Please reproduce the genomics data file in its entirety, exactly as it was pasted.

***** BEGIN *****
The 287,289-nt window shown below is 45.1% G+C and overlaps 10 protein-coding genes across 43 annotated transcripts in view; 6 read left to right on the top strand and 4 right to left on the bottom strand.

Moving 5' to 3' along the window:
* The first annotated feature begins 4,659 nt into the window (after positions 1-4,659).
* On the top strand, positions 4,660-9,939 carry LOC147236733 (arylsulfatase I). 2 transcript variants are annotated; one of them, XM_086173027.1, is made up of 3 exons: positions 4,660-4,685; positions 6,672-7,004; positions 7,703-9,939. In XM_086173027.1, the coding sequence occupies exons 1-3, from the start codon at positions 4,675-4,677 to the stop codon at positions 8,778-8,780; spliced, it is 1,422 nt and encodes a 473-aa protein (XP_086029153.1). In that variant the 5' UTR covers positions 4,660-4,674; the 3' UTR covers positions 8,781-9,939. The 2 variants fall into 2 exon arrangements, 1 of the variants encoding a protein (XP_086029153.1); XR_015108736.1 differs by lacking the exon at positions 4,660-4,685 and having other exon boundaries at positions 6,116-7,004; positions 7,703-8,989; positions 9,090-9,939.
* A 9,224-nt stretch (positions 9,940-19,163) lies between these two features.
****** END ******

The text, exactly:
The 287,289-nt window shown below is 45.1% G+C and overlaps 10 protein-coding genes across 43 annotated transcripts in view; 6 read left to right on the top strand and 4 right to left on the bottom strand.

Moving 5' to 3' along the window:
* The first annotated feature begins 4,659 nt into the window (after positions 1-4,659).
* On the top strand, positions 4,660-9,939 carry LOC147236733 (arylsulfatase I). 2 transcript variants are annotated; one of them, XM_086173027.1, is made up of 3 exons: positions 4,660-4,685; positions 6,672-7,004; positions 7,703-9,939. In XM_086173027.1, the coding sequence occupies exons 1-3, from the start codon at positions 4,675-4,677 to the stop codon at positions 8,778-8,780; spliced, it is 1,422 nt and encodes a 473-aa protein (XP_086029153.1). In that variant the 5' UTR covers positions 4,660-4,674; the 3' UTR covers positions 8,781-9,939. The 2 variants fall into 2 exon arrangements, 1 of the variants encoding a protein (XP_086029153.1); XR_015108736.1 differs by lacking the exon at positions 4,660-4,685 and having other exon boundaries at positions 6,116-7,004; positions 7,703-8,989; positions 9,090-9,939.
* A 9,224-nt stretch (positions 9,940-19,163) lies between these two features.